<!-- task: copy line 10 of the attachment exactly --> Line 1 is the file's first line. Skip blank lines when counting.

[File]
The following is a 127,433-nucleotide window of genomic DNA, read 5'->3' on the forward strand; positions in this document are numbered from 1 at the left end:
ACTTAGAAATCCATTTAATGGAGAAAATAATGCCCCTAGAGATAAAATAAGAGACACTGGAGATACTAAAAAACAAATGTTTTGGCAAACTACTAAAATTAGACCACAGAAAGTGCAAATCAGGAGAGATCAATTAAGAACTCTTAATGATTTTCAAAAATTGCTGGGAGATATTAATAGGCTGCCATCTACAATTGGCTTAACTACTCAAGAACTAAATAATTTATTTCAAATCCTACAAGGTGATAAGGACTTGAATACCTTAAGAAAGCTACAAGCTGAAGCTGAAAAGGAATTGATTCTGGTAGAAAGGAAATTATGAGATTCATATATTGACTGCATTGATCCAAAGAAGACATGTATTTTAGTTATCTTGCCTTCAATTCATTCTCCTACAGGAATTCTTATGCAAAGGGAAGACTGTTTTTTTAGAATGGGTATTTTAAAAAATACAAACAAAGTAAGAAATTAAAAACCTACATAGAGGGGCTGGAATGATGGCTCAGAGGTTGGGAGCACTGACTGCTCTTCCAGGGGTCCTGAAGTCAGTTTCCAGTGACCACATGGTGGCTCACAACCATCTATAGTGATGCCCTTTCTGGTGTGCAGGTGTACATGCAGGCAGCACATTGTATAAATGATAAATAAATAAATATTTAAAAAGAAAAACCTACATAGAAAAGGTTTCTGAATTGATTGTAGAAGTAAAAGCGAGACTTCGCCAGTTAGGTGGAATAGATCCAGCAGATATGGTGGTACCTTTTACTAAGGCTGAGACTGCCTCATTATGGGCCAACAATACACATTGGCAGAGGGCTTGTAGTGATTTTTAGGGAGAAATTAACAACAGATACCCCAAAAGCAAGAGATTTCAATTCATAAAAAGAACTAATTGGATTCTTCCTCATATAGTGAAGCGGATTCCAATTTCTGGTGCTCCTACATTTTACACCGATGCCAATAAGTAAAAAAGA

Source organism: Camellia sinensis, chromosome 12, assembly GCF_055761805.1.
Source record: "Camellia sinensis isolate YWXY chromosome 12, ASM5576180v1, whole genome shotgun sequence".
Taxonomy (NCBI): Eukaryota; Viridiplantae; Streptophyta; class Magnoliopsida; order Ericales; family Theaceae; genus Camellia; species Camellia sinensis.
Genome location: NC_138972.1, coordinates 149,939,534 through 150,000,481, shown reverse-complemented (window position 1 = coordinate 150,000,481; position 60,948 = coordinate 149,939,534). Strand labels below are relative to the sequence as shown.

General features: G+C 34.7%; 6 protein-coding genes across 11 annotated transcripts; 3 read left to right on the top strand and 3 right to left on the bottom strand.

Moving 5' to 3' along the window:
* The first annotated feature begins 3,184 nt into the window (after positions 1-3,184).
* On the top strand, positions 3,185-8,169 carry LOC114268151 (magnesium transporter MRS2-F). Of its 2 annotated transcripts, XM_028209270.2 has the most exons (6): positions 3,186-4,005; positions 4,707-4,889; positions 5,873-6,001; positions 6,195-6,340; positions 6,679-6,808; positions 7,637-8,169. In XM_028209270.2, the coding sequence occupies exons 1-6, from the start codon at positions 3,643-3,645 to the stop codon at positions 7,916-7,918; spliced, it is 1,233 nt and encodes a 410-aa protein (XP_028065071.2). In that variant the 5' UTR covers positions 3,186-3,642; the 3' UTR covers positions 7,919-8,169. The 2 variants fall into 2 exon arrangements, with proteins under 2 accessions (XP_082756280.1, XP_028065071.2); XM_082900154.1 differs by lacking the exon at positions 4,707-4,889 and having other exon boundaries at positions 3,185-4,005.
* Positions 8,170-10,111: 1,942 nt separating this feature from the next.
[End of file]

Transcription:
* On the top strand, positions 3,185-8,169 carry LOC114268151 (magnesium transporter MRS2-F). Of its 2 annotated transcripts, XM_028209270.2 has the most exons (6): positions 3,186-4,005; positions 4,707-4,889; positions 5,873-6,001; positions 6,195-6,340; positions 6,679-6,808; positions 7,637-8,169. In XM_028209270.2, the coding sequence occupies exons 1-6, from the start codon at positions 3,643-3,645 to the stop codon at positions 7,916-7,918; spliced, it is 1,233 nt and encodes a 410-aa protein (XP_028065071.2). In that variant the 5' UTR covers positions 3,186-3,642; the 3' UTR covers positions 7,919-8,169. The 2 variants fall into 2 exon arrangements, with proteins under 2 accessions (XP_082756280.1, XP_028065071.2); XM_082900154.1 differs by lacking the exon at positions 4,707-4,889 and having other exon boundaries at positions 3,185-4,005.